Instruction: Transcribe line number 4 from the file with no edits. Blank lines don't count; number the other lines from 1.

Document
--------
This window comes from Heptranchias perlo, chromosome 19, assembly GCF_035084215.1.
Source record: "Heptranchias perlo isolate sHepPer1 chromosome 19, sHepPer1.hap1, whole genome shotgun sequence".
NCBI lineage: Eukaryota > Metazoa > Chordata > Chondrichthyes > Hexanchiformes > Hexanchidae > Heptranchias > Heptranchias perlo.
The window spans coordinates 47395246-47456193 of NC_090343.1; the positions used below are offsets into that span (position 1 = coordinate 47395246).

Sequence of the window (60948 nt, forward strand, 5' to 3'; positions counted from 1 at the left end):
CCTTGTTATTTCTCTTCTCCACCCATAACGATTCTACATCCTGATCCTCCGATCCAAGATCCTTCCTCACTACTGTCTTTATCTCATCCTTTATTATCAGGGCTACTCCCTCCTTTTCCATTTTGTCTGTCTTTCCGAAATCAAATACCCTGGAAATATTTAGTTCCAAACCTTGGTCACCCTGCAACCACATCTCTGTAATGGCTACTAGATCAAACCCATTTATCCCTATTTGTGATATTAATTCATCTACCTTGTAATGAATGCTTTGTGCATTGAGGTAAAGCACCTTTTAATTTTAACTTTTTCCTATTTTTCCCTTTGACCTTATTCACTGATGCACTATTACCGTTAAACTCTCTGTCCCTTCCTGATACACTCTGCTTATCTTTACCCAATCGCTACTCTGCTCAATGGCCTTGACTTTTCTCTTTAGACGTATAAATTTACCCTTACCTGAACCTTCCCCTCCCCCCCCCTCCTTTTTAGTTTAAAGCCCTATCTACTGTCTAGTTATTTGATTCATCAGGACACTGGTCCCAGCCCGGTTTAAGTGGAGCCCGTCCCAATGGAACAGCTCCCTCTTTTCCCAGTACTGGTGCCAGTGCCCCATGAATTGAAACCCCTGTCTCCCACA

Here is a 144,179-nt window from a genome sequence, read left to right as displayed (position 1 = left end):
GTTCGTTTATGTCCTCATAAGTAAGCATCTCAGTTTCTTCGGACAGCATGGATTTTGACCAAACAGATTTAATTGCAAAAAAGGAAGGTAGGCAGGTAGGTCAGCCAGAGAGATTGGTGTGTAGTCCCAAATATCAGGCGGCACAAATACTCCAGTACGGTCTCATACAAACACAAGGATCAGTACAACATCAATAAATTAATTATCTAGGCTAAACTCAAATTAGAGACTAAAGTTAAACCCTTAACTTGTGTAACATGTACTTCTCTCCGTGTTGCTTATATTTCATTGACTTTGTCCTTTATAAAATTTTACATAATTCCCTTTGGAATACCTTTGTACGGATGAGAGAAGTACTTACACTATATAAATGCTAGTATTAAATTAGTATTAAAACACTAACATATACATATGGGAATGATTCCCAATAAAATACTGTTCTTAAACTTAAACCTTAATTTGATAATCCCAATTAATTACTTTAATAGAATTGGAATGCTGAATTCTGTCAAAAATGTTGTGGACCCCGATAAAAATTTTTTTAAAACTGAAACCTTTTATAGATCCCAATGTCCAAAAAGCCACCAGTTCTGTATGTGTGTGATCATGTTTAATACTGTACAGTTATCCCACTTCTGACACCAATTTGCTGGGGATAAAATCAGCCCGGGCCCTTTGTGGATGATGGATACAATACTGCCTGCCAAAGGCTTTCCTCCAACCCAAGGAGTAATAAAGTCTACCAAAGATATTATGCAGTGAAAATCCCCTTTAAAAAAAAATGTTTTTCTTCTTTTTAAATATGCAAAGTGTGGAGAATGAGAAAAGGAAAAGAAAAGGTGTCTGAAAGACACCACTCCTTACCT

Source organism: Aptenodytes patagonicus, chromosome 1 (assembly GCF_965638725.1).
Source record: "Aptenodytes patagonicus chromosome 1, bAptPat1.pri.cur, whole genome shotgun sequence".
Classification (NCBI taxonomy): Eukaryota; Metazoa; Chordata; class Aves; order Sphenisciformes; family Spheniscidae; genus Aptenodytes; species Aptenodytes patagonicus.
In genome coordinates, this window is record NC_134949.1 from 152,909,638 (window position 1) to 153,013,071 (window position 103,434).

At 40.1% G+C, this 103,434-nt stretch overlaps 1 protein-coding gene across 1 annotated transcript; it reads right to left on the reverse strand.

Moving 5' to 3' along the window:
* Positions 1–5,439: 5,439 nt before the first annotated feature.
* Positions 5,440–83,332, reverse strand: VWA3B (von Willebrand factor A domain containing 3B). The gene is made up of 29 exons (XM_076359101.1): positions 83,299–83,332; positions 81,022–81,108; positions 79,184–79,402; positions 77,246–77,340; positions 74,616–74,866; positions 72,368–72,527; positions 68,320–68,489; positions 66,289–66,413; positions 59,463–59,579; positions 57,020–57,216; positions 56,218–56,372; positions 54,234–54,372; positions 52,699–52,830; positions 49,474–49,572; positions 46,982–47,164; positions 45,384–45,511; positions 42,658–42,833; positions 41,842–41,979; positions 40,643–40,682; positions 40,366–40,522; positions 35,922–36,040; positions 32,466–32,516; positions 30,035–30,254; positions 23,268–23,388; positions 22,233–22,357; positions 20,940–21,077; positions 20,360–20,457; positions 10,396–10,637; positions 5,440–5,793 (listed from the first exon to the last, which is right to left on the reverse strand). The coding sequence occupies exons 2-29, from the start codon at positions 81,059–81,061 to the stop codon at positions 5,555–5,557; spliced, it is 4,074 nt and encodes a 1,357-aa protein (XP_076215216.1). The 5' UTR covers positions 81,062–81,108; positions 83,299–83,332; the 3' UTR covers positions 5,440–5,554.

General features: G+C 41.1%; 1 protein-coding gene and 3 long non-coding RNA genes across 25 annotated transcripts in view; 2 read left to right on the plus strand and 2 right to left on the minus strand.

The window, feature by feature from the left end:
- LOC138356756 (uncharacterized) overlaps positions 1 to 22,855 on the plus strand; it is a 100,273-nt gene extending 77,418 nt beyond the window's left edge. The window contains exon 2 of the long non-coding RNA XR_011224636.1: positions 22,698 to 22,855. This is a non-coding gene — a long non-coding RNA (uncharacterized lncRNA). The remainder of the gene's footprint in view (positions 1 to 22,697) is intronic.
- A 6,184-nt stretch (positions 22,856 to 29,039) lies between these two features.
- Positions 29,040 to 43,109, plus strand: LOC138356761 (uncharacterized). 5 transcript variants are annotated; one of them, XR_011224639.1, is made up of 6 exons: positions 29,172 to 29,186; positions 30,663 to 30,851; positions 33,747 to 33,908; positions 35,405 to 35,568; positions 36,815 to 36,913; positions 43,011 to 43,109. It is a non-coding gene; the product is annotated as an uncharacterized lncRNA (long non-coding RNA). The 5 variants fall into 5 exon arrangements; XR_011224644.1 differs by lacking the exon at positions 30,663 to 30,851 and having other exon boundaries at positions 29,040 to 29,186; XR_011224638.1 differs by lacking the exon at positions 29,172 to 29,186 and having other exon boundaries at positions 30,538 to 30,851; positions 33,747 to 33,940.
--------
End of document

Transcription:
The window spans coordinates 47395246-47456193 of NC_090343.1; the positions used below are offsets into that span (position 1 = coordinate 47395246).